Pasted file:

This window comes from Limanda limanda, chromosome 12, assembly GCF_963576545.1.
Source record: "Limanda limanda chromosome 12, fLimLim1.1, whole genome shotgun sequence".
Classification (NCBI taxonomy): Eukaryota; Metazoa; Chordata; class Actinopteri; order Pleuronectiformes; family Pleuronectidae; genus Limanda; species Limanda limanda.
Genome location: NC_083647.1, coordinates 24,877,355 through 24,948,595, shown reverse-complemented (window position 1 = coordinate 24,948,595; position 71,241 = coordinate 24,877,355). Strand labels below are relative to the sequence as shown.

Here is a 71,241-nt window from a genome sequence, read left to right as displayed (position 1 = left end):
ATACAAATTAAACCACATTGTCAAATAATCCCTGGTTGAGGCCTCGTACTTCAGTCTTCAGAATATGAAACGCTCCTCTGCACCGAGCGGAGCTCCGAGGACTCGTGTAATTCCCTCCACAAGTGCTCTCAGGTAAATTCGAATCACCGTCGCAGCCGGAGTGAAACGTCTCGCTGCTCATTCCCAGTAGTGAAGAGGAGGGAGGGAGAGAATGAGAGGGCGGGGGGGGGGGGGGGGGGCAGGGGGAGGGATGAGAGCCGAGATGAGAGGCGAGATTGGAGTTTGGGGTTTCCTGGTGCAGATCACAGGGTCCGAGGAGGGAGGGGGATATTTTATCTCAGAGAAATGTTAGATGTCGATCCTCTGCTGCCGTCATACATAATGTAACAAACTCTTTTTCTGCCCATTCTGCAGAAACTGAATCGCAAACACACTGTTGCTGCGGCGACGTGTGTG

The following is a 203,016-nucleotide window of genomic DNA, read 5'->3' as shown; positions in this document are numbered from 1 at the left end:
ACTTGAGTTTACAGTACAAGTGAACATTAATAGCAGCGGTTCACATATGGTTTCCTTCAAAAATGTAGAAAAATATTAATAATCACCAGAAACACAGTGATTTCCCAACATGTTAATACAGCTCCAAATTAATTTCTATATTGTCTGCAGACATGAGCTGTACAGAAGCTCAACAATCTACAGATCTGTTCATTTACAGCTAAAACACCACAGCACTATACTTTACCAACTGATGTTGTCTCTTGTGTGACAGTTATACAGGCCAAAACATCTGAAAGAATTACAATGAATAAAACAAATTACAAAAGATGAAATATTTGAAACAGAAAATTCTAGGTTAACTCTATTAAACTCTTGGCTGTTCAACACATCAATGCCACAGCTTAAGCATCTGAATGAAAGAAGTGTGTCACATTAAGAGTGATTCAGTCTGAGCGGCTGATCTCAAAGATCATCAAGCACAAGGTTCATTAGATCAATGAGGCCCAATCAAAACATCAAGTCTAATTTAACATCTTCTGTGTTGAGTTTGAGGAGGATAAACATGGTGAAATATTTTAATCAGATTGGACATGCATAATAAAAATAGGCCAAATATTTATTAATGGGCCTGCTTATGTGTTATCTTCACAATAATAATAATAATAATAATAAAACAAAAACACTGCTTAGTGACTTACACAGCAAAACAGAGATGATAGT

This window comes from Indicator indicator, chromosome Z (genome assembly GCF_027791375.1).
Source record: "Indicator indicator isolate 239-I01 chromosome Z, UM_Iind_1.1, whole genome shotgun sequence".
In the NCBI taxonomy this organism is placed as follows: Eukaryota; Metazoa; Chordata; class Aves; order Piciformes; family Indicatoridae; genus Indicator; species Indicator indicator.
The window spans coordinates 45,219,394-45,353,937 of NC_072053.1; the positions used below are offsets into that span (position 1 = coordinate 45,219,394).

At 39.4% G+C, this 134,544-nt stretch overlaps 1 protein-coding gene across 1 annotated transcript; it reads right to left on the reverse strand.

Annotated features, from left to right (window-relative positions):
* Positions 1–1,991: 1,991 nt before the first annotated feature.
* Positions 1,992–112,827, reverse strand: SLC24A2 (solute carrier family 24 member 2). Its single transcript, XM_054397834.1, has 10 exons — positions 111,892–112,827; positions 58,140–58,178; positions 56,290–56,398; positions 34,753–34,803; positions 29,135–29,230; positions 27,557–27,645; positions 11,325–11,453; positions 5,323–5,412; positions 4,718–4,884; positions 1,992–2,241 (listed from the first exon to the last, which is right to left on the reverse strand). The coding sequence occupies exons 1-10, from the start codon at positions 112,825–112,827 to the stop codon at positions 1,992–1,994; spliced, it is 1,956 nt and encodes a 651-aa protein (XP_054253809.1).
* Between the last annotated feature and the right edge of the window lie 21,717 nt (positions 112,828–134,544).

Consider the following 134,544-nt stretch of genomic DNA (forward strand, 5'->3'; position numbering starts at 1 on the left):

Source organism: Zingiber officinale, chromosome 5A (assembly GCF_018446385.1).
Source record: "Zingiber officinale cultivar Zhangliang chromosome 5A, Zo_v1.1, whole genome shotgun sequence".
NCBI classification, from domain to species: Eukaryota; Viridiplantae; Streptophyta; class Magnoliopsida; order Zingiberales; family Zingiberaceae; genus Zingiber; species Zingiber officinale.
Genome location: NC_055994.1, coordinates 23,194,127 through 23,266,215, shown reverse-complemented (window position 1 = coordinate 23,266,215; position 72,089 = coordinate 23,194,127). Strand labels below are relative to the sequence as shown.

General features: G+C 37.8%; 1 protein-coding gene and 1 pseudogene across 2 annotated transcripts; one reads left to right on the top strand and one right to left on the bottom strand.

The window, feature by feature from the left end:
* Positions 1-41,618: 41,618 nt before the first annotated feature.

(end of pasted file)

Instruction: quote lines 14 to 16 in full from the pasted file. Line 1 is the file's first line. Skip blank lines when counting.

Annotated features, from left to right (window-relative positions):
* Positions 1–1,991: 1,991 nt before the first annotated feature.
* Positions 1,992–112,827, reverse strand: SLC24A2 (solute carrier family 24 member 2). Its single transcript, XM_054397834.1, has 10 exons — positions 111,892–112,827; positions 58,140–58,178; positions 56,290–56,398; positions 34,753–34,803; positions 29,135–29,230; positions 27,557–27,645; positions 11,325–11,453; positions 5,323–5,412; positions 4,718–4,884; positions 1,992–2,241 (listed from the first exon to the last, which is right to left on the reverse strand). The coding sequence occupies exons 1-10, from the start codon at positions 112,825–112,827 to the stop codon at positions 1,992–1,994; spliced, it is 1,956 nt and encodes a 651-aa protein (XP_054253809.1).